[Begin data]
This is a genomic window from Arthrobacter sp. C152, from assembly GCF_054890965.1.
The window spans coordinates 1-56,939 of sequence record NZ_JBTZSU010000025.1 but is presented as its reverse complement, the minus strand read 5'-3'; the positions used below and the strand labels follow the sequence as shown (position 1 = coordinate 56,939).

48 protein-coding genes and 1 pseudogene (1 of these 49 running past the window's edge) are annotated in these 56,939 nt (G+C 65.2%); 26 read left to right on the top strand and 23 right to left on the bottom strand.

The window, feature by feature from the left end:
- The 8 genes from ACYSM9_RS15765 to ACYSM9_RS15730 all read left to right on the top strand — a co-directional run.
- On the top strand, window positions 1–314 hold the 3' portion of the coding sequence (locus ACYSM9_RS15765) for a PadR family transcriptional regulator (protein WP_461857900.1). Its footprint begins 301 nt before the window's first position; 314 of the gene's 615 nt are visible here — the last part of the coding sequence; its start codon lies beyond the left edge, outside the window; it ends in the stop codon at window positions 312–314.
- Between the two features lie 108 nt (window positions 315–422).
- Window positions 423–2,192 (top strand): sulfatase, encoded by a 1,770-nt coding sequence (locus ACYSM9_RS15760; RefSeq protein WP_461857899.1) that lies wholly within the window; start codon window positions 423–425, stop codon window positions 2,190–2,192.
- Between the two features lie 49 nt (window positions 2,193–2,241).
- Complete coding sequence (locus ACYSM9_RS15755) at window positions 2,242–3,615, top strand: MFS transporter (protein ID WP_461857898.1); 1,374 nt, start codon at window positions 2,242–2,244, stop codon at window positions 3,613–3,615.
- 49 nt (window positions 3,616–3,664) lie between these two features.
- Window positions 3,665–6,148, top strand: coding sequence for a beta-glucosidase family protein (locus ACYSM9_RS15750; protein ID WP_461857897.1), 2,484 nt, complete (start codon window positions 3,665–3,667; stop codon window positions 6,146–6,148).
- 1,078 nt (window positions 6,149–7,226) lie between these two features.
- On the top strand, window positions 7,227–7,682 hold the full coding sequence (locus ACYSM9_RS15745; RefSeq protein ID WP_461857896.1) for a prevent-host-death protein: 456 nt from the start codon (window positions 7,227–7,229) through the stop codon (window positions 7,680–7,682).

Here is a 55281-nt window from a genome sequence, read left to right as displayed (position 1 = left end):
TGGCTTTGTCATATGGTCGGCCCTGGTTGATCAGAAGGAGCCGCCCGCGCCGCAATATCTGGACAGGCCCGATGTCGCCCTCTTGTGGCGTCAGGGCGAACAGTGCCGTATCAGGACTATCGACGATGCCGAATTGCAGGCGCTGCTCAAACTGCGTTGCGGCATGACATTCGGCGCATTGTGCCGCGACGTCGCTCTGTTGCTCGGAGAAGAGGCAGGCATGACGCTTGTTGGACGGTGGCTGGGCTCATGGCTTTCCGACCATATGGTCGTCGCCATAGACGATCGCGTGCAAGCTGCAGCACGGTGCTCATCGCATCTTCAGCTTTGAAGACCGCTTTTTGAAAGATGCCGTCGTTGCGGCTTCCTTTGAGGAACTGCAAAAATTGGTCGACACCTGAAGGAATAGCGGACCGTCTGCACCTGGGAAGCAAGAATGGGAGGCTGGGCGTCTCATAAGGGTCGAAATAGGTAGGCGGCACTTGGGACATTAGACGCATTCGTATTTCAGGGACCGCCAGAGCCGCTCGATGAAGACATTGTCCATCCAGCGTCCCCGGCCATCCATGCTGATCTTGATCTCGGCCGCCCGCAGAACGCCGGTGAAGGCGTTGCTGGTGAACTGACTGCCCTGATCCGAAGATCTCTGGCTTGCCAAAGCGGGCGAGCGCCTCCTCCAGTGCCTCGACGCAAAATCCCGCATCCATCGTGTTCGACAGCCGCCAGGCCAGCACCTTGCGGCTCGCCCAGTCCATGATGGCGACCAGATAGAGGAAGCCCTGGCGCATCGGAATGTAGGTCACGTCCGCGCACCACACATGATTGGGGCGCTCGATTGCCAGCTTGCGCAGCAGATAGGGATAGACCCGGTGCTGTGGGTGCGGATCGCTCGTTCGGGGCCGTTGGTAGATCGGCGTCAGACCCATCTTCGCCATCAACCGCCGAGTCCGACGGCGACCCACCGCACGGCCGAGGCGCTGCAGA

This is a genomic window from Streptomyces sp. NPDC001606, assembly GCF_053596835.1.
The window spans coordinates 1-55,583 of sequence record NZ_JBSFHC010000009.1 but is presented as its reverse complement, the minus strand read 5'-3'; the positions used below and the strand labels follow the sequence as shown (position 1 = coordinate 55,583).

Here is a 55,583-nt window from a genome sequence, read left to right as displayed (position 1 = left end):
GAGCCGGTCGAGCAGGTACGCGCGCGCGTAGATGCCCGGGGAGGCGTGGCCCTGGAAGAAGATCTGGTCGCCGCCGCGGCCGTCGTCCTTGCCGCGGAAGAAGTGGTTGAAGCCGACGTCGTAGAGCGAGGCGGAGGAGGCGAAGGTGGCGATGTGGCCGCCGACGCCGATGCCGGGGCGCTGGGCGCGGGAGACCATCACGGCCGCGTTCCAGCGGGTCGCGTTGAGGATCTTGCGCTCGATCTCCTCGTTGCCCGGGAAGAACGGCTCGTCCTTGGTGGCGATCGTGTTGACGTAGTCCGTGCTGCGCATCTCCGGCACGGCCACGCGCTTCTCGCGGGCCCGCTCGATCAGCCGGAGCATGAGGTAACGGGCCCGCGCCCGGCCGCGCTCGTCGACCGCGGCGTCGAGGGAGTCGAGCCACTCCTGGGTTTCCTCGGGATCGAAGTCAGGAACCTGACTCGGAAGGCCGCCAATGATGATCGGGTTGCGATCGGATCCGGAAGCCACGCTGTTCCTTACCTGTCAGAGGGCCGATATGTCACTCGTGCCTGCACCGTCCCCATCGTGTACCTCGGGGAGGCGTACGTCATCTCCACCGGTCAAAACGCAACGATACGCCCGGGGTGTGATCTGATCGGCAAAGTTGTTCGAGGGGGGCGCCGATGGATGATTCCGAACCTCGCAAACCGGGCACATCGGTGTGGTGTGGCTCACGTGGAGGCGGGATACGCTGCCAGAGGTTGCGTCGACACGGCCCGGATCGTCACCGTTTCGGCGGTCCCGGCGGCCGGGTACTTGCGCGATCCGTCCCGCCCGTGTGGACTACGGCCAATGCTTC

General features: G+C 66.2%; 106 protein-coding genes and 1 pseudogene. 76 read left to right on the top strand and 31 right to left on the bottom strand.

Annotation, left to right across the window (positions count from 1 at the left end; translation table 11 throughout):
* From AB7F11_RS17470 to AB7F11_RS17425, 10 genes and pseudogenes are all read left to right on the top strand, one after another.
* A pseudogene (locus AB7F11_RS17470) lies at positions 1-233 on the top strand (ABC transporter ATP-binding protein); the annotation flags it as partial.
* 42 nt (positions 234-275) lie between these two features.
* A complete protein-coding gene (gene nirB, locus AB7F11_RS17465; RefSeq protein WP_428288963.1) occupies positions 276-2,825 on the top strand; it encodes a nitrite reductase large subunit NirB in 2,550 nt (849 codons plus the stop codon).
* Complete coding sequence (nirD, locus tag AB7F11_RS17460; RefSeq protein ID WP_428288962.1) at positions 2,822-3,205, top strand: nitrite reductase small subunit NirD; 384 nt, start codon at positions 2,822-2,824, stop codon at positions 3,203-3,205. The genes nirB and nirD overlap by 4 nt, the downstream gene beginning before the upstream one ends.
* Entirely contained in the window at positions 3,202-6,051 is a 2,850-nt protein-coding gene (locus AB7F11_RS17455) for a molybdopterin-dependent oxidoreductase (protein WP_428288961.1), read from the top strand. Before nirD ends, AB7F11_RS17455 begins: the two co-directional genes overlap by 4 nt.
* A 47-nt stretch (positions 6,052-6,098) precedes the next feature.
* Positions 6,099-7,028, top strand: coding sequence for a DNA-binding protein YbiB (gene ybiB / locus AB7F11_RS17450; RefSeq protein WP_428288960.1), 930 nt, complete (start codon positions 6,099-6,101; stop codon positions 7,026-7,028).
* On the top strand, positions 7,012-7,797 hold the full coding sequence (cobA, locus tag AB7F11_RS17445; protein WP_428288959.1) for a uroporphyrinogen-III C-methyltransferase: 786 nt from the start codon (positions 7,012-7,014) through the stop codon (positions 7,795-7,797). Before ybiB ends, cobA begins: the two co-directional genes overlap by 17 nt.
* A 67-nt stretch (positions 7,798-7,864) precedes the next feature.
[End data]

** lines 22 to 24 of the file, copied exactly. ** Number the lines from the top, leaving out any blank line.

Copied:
Annotation, left to right across the window (positions count from 1 at the left end; translation table 11 throughout):
* From AB7F11_RS17470 to AB7F11_RS17425, 10 genes and pseudogenes are all read left to right on the top strand, one after another.
* A pseudogene (locus AB7F11_RS17470) lies at positions 1-233 on the top strand (ABC transporter ATP-binding protein); the annotation flags it as partial.